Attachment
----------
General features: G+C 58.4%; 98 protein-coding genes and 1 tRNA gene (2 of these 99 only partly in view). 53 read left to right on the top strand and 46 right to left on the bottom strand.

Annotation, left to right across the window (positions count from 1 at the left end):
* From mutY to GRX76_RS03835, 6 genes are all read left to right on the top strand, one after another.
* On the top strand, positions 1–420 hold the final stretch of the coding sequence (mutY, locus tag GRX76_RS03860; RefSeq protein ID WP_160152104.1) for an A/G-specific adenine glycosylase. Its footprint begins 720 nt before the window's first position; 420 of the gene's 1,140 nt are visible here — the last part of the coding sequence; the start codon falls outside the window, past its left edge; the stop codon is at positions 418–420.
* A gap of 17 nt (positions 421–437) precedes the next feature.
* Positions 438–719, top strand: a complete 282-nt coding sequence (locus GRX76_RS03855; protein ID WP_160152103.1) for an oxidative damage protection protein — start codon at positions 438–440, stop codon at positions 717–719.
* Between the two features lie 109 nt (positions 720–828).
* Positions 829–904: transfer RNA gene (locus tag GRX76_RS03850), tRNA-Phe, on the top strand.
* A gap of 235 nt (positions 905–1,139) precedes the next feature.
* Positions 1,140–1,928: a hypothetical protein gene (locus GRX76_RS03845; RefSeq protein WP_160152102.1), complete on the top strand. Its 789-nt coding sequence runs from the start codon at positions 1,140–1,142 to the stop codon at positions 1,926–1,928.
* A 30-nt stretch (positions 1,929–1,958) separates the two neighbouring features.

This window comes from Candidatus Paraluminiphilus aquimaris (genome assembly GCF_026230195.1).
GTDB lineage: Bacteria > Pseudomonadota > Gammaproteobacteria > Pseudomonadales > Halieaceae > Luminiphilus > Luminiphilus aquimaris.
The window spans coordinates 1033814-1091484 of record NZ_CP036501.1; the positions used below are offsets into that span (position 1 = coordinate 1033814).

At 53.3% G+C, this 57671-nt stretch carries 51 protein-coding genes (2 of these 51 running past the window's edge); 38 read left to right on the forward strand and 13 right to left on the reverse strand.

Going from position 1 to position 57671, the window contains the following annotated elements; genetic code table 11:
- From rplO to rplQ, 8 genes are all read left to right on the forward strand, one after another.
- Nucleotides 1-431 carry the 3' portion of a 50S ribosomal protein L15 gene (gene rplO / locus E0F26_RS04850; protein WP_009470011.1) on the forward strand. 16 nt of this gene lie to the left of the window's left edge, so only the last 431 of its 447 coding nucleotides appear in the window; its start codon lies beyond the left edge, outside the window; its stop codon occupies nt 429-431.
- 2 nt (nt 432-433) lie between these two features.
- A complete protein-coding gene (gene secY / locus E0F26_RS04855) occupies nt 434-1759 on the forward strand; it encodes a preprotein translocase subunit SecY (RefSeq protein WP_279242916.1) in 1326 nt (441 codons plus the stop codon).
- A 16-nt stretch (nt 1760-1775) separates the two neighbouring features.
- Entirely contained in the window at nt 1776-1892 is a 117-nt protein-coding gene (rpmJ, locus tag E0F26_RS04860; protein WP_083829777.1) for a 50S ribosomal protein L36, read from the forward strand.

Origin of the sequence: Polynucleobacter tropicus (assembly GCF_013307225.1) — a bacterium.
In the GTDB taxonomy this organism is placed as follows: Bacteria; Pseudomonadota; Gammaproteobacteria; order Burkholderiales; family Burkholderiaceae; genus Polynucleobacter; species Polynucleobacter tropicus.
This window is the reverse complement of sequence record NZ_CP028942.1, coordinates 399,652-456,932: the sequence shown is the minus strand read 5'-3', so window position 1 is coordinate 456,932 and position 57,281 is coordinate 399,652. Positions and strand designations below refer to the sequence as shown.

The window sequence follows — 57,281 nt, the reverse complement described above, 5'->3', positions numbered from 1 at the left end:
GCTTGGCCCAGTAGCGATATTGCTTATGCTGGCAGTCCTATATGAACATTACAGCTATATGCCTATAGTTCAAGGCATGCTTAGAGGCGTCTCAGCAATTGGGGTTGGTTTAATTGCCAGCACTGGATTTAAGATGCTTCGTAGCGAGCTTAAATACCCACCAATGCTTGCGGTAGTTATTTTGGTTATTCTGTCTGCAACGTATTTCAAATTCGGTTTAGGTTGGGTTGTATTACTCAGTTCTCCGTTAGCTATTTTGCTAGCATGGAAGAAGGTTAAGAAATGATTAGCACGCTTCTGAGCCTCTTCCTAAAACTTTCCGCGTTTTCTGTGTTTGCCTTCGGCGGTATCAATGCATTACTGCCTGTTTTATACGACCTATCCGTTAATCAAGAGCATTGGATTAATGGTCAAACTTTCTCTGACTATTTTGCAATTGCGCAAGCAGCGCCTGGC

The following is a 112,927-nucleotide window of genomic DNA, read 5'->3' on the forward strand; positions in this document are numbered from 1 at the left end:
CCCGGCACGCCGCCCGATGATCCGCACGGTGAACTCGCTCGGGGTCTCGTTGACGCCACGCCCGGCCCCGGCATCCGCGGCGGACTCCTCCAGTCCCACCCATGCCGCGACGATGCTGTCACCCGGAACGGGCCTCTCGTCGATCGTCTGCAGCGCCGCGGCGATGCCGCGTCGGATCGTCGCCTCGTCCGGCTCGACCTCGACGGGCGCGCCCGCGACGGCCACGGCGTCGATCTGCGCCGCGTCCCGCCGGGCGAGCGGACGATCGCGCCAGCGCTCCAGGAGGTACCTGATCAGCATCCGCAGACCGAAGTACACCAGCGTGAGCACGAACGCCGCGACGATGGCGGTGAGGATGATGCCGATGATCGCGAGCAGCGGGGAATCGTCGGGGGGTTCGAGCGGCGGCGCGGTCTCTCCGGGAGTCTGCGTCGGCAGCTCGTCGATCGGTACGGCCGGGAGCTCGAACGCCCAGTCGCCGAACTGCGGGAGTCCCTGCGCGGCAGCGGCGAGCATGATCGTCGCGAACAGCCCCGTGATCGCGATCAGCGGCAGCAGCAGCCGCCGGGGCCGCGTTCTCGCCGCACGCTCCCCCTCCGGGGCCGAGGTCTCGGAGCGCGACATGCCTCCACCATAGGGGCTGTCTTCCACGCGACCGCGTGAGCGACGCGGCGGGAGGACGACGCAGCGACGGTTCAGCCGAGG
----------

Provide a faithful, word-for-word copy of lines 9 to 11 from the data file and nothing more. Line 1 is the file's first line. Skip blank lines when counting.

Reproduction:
* A gap of 235 nt (positions 905–1,139) precedes the next feature.
* Positions 1,140–1,928: a hypothetical protein gene (locus GRX76_RS03845; RefSeq protein WP_160152102.1), complete on the top strand. Its 789-nt coding sequence runs from the start codon at positions 1,140–1,142 to the stop codon at positions 1,926–1,928.
* A 30-nt stretch (positions 1,929–1,958) separates the two neighbouring features.